Appropriately enough, after a saga like that, her last movie was 2001’s Al-Eshk Wal-Damm (Love and Blood). To the great excitement of fans everywhere, however, in January this year reported that she will be returning to television in Cinderella's Tears, to air during ramadan.

This announcement coincided with a return to public life. She was seen protesting with anti-Government demonstrators in Tahrir Square, and apparently no longer wears the hijab [see pic below]. Here’s the second dark rumour: on 27 May 2011, she was “stalked and harassed in a disgusting way” by police in Tahrir Square. Kinda glad I don’t know any more on that one.

Anyway – onward! Or at least – backward, to the recent past!

This first clip is the one that started it all on my Facebook wall. I think that if Nina Hagen had been an Egyptian pop star with the sensibilities of early Madonna, her stuff would have looked a lot like this. There’s a delightful kitchen scene that appears to have nothing to do with anything and is over in the blink of an eye, more costume changes than you can count, lots and lots of neon, a reference to the legend of Cleopatra rolling herself in a rug to be delivered to Caesar, and, presumably because the director didn’t want anyone getting bored, some polka dots:

As for this second one ... the whole Disney-Princess shtick followed by the guru-like father figure who crushes the young lovers in his palm at 2.59 could provide fodder for psych students’ PhD dissertations for years to come (and has -- thanks to "Anonymous" for pointing out it's labelled "1001 Nights"):


  1. I am so glad I watched those videos :D the weekend has just been improved by 100%

  2. Well done--thank you for this informative blog about an Egyptian/Arabic star and what she had to endure and still does regardless of her fame simply because she is a woman! I have always loved Sherihan and admired her strength of caracter! Thank you again.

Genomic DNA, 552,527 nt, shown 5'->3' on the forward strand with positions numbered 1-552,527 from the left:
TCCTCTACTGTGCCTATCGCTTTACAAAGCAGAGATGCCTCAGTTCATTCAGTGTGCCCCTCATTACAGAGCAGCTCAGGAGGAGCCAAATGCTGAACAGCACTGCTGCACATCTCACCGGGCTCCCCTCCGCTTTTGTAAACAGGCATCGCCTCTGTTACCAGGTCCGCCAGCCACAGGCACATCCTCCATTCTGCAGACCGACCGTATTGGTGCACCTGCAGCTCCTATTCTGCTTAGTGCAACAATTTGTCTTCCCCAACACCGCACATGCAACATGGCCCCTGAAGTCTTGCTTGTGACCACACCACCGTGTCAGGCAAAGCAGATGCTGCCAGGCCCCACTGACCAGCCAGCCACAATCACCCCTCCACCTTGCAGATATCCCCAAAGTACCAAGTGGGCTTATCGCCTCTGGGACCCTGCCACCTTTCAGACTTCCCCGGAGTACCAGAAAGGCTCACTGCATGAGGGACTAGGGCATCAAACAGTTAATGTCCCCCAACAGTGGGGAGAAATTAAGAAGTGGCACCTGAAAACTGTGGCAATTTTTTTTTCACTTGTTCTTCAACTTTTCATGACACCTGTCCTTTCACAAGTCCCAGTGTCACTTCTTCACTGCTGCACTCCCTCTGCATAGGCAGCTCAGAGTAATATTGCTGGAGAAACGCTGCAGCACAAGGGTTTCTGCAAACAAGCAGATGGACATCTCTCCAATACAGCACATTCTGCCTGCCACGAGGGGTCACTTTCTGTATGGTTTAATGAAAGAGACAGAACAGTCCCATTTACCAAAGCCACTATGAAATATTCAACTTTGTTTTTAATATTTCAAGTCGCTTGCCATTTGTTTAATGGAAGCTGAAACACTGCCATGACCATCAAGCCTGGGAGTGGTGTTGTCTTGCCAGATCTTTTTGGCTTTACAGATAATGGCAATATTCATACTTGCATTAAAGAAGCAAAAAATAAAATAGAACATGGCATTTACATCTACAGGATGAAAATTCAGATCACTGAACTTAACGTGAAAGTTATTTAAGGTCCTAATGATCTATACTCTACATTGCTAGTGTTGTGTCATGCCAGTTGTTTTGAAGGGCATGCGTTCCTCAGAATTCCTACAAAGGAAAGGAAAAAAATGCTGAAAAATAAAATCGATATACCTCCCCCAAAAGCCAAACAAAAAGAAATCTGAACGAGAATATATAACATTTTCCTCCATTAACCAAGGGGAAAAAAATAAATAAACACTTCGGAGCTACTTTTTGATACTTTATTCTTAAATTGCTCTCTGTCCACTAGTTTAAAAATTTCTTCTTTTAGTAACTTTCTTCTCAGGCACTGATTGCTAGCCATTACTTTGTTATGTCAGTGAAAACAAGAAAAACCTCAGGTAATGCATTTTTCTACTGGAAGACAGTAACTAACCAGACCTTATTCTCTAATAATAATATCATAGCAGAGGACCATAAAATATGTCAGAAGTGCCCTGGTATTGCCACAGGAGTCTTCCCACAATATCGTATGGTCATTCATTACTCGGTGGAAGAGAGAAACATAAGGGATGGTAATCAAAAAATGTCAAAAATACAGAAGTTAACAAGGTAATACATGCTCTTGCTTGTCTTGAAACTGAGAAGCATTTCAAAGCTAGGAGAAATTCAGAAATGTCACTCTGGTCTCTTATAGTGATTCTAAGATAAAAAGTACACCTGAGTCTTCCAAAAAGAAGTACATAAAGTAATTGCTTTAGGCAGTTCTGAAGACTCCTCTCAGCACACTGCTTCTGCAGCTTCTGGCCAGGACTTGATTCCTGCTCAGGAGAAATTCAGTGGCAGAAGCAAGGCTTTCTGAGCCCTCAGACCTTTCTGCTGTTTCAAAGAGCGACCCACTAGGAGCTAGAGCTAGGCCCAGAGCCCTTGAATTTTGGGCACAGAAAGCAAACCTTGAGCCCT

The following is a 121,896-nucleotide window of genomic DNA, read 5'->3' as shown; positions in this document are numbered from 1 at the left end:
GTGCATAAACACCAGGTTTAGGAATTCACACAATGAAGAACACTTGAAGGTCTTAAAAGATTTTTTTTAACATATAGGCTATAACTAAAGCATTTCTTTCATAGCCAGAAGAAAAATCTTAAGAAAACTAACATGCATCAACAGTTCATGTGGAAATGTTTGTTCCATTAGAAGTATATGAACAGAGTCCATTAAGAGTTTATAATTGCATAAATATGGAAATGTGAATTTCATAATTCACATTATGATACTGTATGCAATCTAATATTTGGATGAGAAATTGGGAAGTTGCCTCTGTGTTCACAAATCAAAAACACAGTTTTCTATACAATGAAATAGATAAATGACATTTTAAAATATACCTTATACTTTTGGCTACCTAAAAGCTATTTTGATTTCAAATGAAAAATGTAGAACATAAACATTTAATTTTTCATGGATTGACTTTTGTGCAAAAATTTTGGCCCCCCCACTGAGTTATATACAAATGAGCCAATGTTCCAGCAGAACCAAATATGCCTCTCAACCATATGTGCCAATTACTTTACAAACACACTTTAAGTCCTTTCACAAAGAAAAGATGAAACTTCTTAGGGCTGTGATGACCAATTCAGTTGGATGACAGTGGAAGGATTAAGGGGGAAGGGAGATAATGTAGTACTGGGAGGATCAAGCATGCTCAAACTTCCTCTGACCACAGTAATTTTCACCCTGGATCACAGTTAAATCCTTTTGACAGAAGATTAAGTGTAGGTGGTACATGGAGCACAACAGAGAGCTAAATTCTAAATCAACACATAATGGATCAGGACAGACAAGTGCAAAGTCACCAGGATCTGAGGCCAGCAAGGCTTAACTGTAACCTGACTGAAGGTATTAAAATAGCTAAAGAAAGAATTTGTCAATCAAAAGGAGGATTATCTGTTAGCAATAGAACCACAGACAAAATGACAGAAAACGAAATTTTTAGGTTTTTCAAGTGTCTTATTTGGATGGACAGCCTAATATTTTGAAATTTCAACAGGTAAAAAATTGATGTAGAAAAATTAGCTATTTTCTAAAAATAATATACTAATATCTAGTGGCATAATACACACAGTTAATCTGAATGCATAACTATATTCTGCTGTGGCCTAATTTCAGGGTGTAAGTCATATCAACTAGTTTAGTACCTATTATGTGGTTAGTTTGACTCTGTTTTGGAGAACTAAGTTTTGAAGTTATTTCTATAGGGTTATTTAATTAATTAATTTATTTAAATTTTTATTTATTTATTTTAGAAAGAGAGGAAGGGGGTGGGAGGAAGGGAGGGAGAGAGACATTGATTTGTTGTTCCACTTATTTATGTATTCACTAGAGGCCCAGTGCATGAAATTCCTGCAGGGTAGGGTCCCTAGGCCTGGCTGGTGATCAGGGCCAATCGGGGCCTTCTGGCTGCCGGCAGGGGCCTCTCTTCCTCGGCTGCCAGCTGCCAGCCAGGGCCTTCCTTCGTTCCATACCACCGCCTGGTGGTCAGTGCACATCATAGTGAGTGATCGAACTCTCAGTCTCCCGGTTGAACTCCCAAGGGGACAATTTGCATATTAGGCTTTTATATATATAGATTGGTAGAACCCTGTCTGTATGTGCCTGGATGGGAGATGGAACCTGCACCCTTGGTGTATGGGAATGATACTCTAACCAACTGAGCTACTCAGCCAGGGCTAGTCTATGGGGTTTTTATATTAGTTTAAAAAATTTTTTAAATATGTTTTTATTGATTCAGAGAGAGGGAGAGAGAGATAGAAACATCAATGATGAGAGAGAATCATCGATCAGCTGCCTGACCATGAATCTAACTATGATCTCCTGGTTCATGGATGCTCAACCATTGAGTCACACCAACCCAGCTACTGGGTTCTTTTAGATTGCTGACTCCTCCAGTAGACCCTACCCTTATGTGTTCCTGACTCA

3. The second clip is labeled "Alf Leila Wa Leila," or "1001 Nights."

  4. Please get your facts straight, Sherihan's mother was not an 'unwed mom', she was married to her father. In fact it is well known that the first heartache Sherihan had to deal with (before her accident, or cancer) was the fact that her very own uncle denied her paternity so that he can inherit his late brother; it took Sherihan and her mom 3 or 4 years in court, but eventually the mom furnished proof that she was married and that Sherihan is indeed the daughter of her father, per the birth certificate.

    Years would pass, the uncle would die, Sherihan would be the first one to mourn him and accept condolences for him.

  5. Oh, hi "Anonymous"! As just another asshole with a blog (or 'JAAB'), I'm always grateful when readers take the time to share their knowledge. If you re-read the post, you'll see that I do acknowledge that my source is not infallible (specifically this bit: "I'm basing most of this potted bio on info from – if it’s a load of old cobbler’s, then it’s their fault.") And I do also say that she proved her paternity after a long legal battle.
    So thank you again for sharing that info. It would have been nice if you could have cited your source, but I guess until I'm brave enough to just make shit up without attributing it to anyone (and thereby never having to prove a damn jot) I'll have to run the risk of strangers rudely telling me to get my facts straight and making me so upset that I forget to feed my cat for days, and only remember when I step on his starved, scraggy corpse*. Have a good one!

    *He's fine. And pudgy.

  6. Sherihan we love you and god bless you , you are a legend

  7. I grew up watching Sherihan during Ramadan and in various movie roles. Her talent always stuck with me. She was and still is beautiful. It's awful all of the challenges she has endured.

  8. Amazing! came into this by accident. This lady is survival. Indeed will pass all tests with the help of Al-Mighty Allah